Sisters Uncut are a feminist group taking direct action for domestic violence services.

As a charity who work directly with survivors of domestic violence we believe their work is so important to put up a fight against cuts to much needed services.

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13 – Bridget Minamore

Bridget is a poet and freelance journalist who writes about race, class, feminism, and pop culture.

She is part of the creative team behind Brainchild Festival and works with charity My Body Back, a project to empower women who have experienced sexual violence.

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14 – Sara Khan

Sara is founder and director of Inspire, a non-governmental advocacy organisation (NGO) working to counter extremism and gender inequality.

Amongst her many roles and achievements, she is also contributor to newspapers including The Guardian, The Independent and The Huffington Post. Her accolades include being listed in the Equality and Human Rights Commission Muslim Women’s Power List in March 2009 and being recognised as one of Britain’s 500 most influential people, in the prestigious Debrett’s War and Peace category as someone who is working towards peace and stability in the United Kingdom in 2015 and 2016.

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15 – Nimco Ali

Nimco Ali is an anti-FGM activist, whose work includes co-founding Daughters of Eve, a non-profit organisation that works to protect girls and young women who are at risk from female genital mutilation (FGM).

We heard her speak at Fourth Wave: London Feminist Activists‘s Femfest in September, and we think the work she does is simply outstanding.

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16 – Jane Garvey

Jane is the fantastic presenter of Woman’s Hour on BBC Radio 4. Tune in on weekdays 4pm and Saturdays at 10am to hear the consistently interesting and varied topics from female perspectives.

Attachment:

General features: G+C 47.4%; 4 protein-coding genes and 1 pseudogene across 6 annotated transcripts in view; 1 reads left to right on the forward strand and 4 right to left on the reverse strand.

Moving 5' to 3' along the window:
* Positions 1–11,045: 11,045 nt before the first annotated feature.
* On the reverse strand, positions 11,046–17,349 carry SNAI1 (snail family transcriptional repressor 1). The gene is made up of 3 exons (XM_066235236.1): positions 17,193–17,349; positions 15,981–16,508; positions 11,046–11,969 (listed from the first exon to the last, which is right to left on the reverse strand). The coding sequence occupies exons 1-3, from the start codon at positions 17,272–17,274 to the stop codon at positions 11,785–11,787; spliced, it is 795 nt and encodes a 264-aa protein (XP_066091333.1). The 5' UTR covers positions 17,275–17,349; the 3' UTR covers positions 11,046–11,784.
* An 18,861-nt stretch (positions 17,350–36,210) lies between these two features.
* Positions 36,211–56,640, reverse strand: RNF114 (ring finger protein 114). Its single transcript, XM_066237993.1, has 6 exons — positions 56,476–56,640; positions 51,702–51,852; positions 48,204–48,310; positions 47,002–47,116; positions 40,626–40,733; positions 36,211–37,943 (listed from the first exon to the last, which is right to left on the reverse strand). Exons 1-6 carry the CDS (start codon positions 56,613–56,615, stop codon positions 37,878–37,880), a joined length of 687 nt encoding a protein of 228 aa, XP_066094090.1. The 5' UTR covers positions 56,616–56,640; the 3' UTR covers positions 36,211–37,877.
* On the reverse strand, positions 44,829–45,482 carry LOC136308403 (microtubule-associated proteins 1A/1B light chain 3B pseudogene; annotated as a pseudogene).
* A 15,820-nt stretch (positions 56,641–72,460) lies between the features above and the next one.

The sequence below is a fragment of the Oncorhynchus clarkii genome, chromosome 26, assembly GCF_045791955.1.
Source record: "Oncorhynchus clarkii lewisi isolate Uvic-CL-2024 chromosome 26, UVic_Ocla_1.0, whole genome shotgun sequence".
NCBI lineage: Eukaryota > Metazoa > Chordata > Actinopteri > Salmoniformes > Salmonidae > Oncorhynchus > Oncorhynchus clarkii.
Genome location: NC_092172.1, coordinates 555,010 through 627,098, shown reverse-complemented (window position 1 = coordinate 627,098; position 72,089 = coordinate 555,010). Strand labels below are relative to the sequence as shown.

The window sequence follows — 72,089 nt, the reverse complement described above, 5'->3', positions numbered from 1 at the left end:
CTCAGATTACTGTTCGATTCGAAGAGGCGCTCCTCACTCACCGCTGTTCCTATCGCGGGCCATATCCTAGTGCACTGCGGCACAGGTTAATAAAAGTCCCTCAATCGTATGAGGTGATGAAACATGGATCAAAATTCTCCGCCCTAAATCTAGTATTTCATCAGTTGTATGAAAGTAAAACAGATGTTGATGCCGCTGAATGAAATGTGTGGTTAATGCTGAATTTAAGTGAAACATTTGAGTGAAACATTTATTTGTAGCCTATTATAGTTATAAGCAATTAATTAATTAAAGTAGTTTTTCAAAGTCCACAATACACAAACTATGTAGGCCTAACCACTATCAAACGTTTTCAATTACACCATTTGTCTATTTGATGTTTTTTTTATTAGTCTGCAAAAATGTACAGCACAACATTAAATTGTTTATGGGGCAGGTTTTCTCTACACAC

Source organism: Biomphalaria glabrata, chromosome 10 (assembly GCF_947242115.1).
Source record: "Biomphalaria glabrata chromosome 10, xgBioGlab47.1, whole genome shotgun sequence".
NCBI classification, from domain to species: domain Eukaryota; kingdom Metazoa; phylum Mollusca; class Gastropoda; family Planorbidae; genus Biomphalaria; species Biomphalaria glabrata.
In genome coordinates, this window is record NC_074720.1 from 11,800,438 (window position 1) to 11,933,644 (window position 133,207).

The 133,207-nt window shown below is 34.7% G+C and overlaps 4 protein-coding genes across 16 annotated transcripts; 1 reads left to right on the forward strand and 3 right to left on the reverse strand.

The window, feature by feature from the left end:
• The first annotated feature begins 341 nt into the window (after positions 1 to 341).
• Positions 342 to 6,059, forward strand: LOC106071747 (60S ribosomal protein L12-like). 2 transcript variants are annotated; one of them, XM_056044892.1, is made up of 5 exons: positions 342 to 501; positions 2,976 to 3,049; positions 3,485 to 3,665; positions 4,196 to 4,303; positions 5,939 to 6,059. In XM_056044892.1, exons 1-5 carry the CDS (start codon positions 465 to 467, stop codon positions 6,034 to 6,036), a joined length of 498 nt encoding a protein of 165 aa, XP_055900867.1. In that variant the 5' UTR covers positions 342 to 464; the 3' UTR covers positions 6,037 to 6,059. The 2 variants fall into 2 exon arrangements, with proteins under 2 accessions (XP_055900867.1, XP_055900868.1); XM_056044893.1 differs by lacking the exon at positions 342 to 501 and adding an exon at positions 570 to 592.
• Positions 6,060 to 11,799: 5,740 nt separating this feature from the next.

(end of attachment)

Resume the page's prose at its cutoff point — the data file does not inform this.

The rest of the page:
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17 – Adele

Adele – the wonderfully loud and loveable superstar who when asked whether her boyfriend minds her lax shaving habits replied: “He has no choice. I’ll have no man telling me to shave my fuckin’ legs. Shave yours.”

Adele, you are perfect!

https://www.google.co.uk/…/adele-shave-legs-vanity-fa…/amp/…

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18 – Claire Moore

Claire is co-founder of Certain Curtain Theatre Company which creates original dramas with themes including domestic violence and teenage pregnancy.

She also runs the Twitter account DV Murders www.twitter.com/onein4, which provides a news feed on domestic violence murders which are often skimmed over in the media.

19 & 20 – Deborah Francis-White and Sofie Hagen

Comedians Deborah Francis-White and Sofie Hagen present The Guilty Feminist podcast, which discusses the fears and hypocrisies of 21st century feminists in a hilarious and refreshing way. Have a listen here: http://guiltyfeminist.com/episodes/

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21 – Caroline Lucas

Caroline is co-leader of the Green Party of England and Wales, Brighton’s first female MP and vice-president of the RSPCA.

Caroline fights tirelessly against sexism and famously wore a ‘’No more Page 3’’ T-shirt during a commons debate on sexism in the media.

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22 – Lucy-Anne Holmes

Lucy-Anne Holmes is the founder of the FANTASTIC and SUCCESSFUL ‘No More Page 3‘ campaign.

”In 2012, Lucy-Anne Holmes wrote a letter to the then-editor of The Sun, politely requesting that the newspaper reconsider Page 3, detailing some of the reasons why sexually objectifying women in a newspaper was simply not sensible. Receiving no answer, she started a petition, two years later, the feature was withdrawn.”

Read more about the campaign here: http://www.independent.co.uk/…/no-more-page-3-our-grassroot…

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23 – Caitlin Moran:

An award winning author, journalist and feminist, Caitlin penned How To Be A Woman, writes regularly for The Independent and The Guardian and is a supporter of the Women’s Equality Party.

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24 – Michelle Obama:

Michelle famously said men should “be better” if they want to help achieve gender equality.

“Be better at everything. Be better fathers. Just being good fathers who love your daughters and are providing a solid example of what it means to be a good man in the world. Be engaged. Don’t just think going out to work and coming home makes you a man.”